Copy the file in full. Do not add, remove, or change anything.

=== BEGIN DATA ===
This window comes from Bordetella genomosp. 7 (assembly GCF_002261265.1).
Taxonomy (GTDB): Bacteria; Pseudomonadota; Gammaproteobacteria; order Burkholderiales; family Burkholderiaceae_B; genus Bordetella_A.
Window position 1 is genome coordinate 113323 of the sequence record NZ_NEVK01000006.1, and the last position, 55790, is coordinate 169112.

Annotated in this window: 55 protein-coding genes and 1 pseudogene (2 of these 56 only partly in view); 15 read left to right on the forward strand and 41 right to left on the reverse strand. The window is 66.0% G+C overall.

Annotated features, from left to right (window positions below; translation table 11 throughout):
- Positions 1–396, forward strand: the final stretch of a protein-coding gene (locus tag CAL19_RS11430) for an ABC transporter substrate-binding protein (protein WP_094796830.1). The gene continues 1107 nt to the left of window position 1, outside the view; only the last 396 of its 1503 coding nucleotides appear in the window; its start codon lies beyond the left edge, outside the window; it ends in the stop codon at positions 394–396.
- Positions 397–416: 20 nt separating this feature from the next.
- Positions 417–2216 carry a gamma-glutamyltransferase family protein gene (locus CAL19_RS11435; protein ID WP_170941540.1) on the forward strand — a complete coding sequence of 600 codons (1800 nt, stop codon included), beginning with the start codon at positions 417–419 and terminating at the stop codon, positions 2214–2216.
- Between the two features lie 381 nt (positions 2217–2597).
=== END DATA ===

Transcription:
This window comes from Bordetella genomosp. 7 (assembly GCF_002261265.1).
Taxonomy (GTDB): Bacteria; Pseudomonadota; Gammaproteobacteria; order Burkholderiales; family Burkholderiaceae_B; genus Bordetella_A.
Window position 1 is genome coordinate 113323 of the sequence record NZ_NEVK01000006.1, and the last position, 55790, is coordinate 169112.

Annotated in this window: 55 protein-coding genes and 1 pseudogene (2 of these 56 only partly in view); 15 read left to right on the forward strand and 41 right to left on the reverse strand. The window is 66.0% G+C overall.

Annotated features, from left to right (window positions below; translation table 11 throughout):
- Positions 1–396, forward strand: the final stretch of a protein-coding gene (locus tag CAL19_RS11430) for an ABC transporter substrate-binding protein (protein WP_094796830.1). The gene continues 1107 nt to the left of window position 1, outside the view; only the last 396 of its 1503 coding nucleotides appear in the window; its start codon lies beyond the left edge, outside the window; it ends in the stop codon at positions 394–396.
- Positions 397–416: 20 nt separating this feature from the next.
- Positions 417–2216 carry a gamma-glutamyltransferase family protein gene (locus CAL19_RS11435; protein ID WP_170941540.1) on the forward strand — a complete coding sequence of 600 codons (1800 nt, stop codon included), beginning with the start codon at positions 417–419 and terminating at the stop codon, positions 2214–2216.
- Between the two features lie 381 nt (positions 2217–2597).